Lebanese take to the streets over tumbling currency

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Beirut: Hundreds of Lebanese poured into the streets to protest the tumbling of the national currency to a new low against the dollar on Thursday, blocking roads and highways in several places across the small country that had started slowly opening up after months of coronavirus restrictions.

In Beirut, protesters also burned tires and pieces of wood, chanted slogans and waved the Lebanese flag to protest the unprecedented economic crisis. Some wore face masks.

Prime Minister Hassan Diab cancelled his meetings for Friday and called for an emergency session to discuss the financial crisis, while the central bank governor urged foreign exchange bureaus to stick to the rate he had ordered.

The Lebanese pound tumbled to more than 6,000 to the dollar, down from 4,000 on the black market.

The pound had maintained a fixed rate of 1,500 to the dollar for nearly 30 years.

The crash appeared to reflect the growing shortage of foreign currency on the market amid the crisis — but also signalled panic over new US sanctions that will affect neighbouring Syria in the coming days and lack of trust in the government’s management of the crisis.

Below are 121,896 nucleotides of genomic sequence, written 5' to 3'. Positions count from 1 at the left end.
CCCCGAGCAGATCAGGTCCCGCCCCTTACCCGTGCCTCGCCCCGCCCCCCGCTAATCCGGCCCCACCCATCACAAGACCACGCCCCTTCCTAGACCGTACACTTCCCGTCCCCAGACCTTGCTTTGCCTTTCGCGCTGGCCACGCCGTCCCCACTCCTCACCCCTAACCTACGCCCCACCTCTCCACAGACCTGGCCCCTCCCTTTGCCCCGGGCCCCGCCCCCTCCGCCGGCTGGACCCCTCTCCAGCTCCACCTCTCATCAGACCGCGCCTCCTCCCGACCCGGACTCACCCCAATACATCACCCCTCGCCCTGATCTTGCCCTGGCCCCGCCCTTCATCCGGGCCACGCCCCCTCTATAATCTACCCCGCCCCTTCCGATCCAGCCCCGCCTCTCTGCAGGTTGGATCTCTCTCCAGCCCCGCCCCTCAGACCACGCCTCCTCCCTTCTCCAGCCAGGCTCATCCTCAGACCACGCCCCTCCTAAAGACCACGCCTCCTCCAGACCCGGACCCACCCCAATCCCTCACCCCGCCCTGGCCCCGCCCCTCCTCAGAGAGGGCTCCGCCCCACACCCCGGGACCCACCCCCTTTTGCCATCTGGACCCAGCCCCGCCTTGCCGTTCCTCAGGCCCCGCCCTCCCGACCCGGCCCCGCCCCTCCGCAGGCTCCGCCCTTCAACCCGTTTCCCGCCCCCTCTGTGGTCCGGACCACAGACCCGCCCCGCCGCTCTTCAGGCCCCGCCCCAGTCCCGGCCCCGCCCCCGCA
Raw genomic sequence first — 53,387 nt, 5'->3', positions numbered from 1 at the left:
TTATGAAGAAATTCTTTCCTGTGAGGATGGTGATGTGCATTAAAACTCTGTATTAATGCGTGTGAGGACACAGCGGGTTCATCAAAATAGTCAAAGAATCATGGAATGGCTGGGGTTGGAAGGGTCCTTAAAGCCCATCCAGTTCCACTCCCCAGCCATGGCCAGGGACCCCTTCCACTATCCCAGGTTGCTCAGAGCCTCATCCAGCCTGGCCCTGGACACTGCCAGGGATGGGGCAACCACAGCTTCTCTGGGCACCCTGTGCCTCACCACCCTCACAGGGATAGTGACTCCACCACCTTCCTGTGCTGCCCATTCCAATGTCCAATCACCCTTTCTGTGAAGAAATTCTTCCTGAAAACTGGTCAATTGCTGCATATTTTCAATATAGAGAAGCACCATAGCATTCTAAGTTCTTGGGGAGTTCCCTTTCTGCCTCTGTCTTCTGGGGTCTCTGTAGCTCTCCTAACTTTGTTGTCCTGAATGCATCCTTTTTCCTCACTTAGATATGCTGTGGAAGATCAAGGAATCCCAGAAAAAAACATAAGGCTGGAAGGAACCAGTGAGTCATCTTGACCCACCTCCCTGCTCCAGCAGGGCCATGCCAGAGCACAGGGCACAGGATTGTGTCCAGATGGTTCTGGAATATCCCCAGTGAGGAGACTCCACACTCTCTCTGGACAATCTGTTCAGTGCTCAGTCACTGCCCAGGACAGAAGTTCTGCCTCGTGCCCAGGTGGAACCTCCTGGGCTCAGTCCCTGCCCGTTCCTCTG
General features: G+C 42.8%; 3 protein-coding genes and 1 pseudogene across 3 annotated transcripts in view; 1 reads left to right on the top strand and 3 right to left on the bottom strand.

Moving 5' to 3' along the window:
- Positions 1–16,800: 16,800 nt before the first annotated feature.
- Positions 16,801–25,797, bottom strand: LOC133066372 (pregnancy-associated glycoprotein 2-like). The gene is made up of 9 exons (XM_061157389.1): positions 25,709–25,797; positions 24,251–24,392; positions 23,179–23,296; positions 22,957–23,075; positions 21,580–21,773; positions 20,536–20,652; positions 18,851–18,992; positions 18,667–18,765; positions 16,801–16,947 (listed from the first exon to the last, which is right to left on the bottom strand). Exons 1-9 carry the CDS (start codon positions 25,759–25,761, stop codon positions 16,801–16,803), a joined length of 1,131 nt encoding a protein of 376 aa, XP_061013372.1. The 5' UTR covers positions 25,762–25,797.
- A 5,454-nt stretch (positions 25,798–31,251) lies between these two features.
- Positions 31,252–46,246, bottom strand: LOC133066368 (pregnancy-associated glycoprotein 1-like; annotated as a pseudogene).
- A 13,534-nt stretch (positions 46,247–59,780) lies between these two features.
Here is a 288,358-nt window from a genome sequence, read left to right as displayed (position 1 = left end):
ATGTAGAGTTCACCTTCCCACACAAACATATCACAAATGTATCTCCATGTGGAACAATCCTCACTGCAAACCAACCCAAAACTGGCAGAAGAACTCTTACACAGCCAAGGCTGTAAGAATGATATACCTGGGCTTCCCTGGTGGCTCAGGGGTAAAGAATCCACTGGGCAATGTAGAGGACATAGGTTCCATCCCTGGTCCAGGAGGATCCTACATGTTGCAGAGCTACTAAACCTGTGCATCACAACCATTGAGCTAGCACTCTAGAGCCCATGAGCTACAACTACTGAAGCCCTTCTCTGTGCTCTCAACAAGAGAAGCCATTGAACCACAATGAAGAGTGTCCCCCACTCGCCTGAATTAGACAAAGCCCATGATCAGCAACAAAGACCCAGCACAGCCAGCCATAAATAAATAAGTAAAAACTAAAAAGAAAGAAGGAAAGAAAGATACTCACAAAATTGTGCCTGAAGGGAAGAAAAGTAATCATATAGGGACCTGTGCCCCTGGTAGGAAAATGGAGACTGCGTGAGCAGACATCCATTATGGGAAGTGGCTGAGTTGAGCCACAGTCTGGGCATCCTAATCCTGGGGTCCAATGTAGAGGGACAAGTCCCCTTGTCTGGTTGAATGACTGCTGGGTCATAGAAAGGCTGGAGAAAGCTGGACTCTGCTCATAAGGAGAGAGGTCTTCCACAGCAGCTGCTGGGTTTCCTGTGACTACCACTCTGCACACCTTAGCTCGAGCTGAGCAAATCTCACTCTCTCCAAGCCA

The heavily indebted Lebanese government has been in talks for weeks with the International Monetary Fund after it asked for a financial rescue plan but there are no signs of an imminent deal.

By late Thursday, hundreds of protesters poured into the streets of the capital, Beirut, blocking main intersections in various districts.

In Beirut, some demonstrators drove on motorcycles by the central bank while others gathered at the downtown epicenter of the anti-government protests that had lasted for months before coronavirus restrictions prompted authorities to break up their encampment.

Also, protesters gathered in the southern city of Nabatiyeh.

“We tell everyone, come down to the streets. … What are you waiting for to take to the streets to say this government has not been able to do anything,” said Ali Abbas, a protester.

“This government must fall … And we must have a true independent government.”

Lebanon’s financial crisis predates the coronavirus pandemic that saw the country in a total lockdown for months. Years of corruption and mismanagement have left the tiny Mediterranean country with depleted resources, while shrinking investment in the war-riddled region and falling remittances from Lebanese abroad only increased the shortage of foreign capital.

Nationwide protests broke out in October, forcing the incumbent government to resign.

The new government, sworn in at the start of 2020, had put together a reform program, decided to default on Lebanon’s sovereign debts and began talks with the IMF.

But Lebanon’s economy is also closely tied to the country’s complex sectarian politics, where jockeying for power is often mired in regional politics.

The Iran-backed militant Hezbollah group is dominant in the government and parliament and is already facing US sanctions.